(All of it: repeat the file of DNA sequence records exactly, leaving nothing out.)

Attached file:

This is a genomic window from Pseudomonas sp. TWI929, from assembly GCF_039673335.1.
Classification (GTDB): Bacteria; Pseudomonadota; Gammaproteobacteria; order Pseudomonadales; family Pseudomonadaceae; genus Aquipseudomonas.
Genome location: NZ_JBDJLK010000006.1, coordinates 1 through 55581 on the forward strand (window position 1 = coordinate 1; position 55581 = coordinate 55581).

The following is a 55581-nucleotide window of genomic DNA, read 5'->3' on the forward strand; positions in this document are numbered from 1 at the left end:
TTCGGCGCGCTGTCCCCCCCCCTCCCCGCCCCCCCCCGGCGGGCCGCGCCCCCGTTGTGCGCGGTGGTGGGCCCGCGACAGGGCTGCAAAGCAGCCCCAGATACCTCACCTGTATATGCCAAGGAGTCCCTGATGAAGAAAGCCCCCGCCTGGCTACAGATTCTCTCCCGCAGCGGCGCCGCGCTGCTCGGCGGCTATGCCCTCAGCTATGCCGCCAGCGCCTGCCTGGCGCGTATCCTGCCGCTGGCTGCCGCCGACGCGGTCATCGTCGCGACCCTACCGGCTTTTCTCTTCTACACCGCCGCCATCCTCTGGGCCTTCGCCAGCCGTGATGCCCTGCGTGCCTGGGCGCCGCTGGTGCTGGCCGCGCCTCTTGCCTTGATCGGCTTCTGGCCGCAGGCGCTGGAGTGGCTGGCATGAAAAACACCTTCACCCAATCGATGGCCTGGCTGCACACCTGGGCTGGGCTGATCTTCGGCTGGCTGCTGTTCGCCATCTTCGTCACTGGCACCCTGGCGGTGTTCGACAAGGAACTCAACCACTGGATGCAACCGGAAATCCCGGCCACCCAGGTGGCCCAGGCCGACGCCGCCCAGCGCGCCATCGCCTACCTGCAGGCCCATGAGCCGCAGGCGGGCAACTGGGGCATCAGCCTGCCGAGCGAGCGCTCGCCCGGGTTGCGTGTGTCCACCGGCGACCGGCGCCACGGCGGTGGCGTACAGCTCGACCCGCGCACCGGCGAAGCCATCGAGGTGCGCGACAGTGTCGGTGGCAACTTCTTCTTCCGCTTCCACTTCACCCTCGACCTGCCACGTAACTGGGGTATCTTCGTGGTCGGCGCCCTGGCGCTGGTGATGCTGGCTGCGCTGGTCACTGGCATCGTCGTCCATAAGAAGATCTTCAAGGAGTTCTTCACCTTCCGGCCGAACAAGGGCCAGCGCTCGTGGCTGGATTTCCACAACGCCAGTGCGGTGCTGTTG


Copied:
This is a genomic window from Pseudomonas sp. TWI929, from assembly GCF_039673335.1.
Classification (GTDB): Bacteria; Pseudomonadota; Gammaproteobacteria; order Pseudomonadales; family Pseudomonadaceae; genus Aquipseudomonas.
Genome location: NZ_JBDJLK010000006.1, coordinates 1 through 55581 on the forward strand (window position 1 = coordinate 1; position 55581 = coordinate 55581).

The following is a 55581-nucleotide window of genomic DNA, read 5'->3' on the forward strand; positions in this document are numbered from 1 at the left end:
TTCGGCGCGCTGTCCCCCCCCCTCCCCGCCCCCCCCCGGCGGGCCGCGCCCCCGTTGTGCGCGGTGGTGGGCCCGCGACAGGGCTGCAAAGCAGCCCCAGATACCTCACCTGTATATGCCAAGGAGTCCCTGATGAAGAAAGCCCCCGCCTGGCTACAGATTCTCTCCCGCAGCGGCGCCGCGCTGCTCGGCGGCTATGCCCTCAGCTATGCCGCCAGCGCCTGCCTGGCGCGTATCCTGCCGCTGGCTGCCGCCGACGCGGTCATCGTCGCGACCCTACCGGCTTTTCTCTTCTACACCGCCGCCATCCTCTGGGCCTTCGCCAGCCGTGATGCCCTGCGTGCCTGGGCGCCGCTGGTGCTGGCCGCGCCTCTTGCCTTGATCGGCTTCTGGCCGCAGGCGCTGGAGTGGCTGGCATGAAAAACACCTTCACCCAATCGATGGCCTGGCTGCACACCTGGGCTGGGCTGATCTTCGGCTGGCTGCTGTTCGCCATCTTCGTCACTGGCACCCTGGCGGTGTTCGACAAGGAACTCAACCACTGGATGCAACCGGAAATCCCGGCCACCCAGGTGGCCCAGGCCGACGCCGCCCAGCGCGCCATCGCCTACCTGCAGGCCCATGAGCCGCAGGCGGGCAACTGGGGCATCAGCCTGCCGAGCGAGCGCTCGCCCGGGTTGCGTGTGTCCACCGGCGACCGGCGCCACGGCGGTGGCGTACAGCTCGACCCGCGCACCGGCGAAGCCATCGAGGTGCGCGACAGTGTCGGTGGCAACTTCTTCTTCCGCTTCCACTTCACCCTCGACCTGCCACGTAACTGGGGTATCTTCGTGGTCGGCGCCCTGGCGCTGGTGATGCTGGCTGCGCTGGTCACTGGCATCGTCGTCCATAAGAAGATCTTCAAGGAGTTCTTCACCTTCCGGCCGAACAAGGGCCAGCGCTCGTGGCTGGATTTCCACAACGCCAGTGCGGTGCTGTTG